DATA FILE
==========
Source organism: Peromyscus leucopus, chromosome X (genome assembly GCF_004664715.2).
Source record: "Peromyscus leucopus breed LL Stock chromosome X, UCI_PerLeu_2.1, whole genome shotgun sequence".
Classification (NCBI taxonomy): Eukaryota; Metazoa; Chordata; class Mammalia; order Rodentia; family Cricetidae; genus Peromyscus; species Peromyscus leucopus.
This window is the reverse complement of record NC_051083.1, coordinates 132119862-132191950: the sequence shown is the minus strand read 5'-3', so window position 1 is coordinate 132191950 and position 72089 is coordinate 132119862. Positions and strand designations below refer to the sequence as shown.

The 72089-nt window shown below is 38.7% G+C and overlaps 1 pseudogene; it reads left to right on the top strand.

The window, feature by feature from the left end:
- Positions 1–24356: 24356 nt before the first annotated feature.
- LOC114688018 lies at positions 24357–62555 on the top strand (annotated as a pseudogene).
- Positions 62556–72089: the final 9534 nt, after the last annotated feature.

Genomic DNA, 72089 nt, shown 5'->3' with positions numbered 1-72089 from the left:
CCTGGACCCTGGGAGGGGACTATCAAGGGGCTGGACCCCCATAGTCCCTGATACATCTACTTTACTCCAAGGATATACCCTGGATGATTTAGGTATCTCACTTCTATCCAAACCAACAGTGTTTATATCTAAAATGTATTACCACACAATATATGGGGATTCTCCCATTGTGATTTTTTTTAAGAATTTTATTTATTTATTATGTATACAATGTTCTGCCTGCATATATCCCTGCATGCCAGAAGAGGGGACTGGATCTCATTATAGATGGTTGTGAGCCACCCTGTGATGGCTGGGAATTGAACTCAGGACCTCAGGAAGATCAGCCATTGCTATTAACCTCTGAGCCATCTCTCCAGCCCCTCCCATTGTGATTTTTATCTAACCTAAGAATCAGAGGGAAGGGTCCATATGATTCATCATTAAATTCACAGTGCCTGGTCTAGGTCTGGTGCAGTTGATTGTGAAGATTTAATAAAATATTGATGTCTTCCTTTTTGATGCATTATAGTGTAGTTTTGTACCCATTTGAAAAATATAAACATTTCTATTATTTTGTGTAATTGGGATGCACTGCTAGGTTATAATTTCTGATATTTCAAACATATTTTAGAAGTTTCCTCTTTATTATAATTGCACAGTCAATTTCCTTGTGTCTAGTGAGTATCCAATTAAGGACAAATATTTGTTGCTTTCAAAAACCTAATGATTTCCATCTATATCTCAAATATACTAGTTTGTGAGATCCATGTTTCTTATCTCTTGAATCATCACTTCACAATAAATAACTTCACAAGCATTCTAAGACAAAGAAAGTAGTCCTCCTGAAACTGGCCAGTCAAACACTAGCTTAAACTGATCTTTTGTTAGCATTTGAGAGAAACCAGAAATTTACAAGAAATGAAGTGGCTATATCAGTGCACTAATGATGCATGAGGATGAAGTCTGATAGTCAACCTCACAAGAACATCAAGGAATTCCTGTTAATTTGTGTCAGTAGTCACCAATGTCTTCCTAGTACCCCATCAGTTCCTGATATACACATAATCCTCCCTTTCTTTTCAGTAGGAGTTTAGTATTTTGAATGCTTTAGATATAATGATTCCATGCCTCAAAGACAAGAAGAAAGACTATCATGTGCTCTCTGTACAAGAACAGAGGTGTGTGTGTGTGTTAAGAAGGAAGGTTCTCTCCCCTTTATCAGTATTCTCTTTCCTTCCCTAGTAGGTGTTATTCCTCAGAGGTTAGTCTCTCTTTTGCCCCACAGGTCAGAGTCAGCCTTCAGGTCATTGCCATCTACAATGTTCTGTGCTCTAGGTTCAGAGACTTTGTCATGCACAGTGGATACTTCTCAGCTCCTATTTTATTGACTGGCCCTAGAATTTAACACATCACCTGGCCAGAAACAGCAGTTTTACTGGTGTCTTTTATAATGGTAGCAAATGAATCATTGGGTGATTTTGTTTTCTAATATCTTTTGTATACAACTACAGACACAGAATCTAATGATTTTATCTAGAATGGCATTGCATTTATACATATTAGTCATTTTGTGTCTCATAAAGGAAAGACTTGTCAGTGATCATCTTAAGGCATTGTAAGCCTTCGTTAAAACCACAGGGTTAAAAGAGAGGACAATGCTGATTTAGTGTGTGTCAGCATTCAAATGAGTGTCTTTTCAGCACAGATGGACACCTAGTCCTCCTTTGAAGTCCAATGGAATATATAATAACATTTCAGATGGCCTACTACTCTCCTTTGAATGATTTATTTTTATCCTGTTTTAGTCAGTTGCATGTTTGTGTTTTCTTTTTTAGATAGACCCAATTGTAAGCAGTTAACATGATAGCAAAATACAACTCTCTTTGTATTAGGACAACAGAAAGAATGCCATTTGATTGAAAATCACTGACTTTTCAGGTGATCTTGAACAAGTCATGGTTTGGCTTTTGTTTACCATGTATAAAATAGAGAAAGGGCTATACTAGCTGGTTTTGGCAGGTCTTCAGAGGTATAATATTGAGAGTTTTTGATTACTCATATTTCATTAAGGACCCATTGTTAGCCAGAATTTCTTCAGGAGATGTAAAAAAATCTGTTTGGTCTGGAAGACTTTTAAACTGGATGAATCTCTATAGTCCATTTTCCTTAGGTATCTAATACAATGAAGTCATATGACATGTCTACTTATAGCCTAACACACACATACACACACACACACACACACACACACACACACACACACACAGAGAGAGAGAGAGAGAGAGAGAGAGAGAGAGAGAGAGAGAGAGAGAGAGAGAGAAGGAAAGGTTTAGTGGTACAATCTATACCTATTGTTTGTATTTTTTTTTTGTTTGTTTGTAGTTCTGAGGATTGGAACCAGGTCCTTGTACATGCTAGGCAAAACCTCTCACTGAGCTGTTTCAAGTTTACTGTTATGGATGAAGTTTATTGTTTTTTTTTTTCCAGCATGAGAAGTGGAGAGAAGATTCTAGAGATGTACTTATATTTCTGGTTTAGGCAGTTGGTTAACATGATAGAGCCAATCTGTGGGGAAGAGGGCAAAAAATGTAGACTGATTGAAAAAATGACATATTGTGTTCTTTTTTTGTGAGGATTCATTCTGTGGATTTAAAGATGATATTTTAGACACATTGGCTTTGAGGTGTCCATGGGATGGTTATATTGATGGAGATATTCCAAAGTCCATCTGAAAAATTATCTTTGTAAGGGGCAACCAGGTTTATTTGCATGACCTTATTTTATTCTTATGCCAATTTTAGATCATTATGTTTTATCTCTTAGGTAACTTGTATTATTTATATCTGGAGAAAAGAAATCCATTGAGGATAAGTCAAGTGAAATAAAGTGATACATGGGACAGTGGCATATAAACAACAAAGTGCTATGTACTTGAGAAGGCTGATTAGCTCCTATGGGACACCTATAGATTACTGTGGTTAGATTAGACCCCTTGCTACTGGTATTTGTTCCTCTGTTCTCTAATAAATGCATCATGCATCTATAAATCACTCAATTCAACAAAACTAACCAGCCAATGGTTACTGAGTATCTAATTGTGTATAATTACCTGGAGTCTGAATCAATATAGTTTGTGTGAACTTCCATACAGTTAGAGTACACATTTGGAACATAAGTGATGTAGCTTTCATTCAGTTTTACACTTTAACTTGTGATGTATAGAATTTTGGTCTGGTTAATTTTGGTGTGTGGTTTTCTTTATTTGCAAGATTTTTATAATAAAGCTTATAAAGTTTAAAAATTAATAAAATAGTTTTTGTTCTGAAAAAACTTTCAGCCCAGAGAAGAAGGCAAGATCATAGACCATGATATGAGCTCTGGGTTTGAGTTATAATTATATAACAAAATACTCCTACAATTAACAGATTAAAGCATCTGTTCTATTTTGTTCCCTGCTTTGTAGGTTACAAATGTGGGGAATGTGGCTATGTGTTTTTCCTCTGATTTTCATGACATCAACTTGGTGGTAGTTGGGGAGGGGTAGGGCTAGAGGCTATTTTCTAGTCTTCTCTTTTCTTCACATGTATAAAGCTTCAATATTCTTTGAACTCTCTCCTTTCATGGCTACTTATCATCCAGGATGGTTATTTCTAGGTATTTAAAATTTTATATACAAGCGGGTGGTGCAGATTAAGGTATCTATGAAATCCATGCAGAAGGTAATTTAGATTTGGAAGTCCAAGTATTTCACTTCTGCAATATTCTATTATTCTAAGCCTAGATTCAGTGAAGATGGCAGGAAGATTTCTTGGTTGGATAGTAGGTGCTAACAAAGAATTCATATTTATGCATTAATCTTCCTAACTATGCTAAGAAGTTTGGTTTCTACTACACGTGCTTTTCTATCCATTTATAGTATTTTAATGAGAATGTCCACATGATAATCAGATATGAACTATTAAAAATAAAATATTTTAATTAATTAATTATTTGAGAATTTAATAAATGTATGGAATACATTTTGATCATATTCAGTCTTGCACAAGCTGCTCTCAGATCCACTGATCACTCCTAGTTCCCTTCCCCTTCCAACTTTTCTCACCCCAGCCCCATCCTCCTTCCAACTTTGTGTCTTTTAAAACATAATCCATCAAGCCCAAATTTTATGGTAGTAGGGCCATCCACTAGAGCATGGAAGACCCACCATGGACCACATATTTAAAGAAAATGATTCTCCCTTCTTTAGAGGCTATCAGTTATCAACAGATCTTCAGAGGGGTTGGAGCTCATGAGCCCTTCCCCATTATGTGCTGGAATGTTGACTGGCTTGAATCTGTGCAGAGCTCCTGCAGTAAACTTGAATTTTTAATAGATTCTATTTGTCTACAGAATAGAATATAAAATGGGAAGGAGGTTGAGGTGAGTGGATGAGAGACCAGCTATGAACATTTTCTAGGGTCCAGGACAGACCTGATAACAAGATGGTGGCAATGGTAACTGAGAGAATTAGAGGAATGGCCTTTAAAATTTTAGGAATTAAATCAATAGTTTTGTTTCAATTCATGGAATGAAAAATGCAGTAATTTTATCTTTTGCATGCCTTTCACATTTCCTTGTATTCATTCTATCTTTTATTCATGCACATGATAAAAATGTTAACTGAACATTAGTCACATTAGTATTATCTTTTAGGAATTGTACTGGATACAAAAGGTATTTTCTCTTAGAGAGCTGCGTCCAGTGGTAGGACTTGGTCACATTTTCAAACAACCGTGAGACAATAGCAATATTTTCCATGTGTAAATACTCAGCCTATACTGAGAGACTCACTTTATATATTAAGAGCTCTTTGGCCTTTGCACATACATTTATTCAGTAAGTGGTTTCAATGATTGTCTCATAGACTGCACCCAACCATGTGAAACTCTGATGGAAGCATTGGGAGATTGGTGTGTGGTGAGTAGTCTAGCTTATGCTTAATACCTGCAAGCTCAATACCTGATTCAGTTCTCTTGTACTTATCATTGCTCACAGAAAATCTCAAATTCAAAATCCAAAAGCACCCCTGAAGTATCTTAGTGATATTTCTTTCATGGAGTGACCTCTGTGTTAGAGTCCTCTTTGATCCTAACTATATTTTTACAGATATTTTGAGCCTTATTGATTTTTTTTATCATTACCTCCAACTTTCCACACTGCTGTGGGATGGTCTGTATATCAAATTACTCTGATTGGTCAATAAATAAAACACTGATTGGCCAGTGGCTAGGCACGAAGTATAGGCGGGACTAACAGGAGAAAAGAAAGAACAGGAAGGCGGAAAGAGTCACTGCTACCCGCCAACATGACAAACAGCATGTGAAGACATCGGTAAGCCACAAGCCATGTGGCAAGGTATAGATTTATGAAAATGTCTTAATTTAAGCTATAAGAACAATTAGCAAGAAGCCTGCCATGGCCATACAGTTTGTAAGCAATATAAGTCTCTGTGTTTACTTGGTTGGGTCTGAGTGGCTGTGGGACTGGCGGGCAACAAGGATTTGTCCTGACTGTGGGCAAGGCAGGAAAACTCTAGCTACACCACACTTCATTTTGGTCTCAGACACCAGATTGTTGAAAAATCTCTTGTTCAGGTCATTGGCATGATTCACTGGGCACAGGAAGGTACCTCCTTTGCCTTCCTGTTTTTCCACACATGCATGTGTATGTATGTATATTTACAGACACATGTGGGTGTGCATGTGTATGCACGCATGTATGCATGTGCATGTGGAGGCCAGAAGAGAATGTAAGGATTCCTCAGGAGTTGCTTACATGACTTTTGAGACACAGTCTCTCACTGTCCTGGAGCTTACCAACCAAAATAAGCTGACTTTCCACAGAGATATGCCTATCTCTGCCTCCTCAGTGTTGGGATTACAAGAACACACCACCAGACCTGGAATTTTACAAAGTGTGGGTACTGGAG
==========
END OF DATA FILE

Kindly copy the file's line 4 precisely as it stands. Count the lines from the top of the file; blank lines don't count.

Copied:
This window is the reverse complement of record NC_051083.1, coordinates 132119862-132191950: the sequence shown is the minus strand read 5'-3', so window position 1 is coordinate 132191950 and position 72089 is coordinate 132119862. Positions and strand designations below refer to the sequence as shown.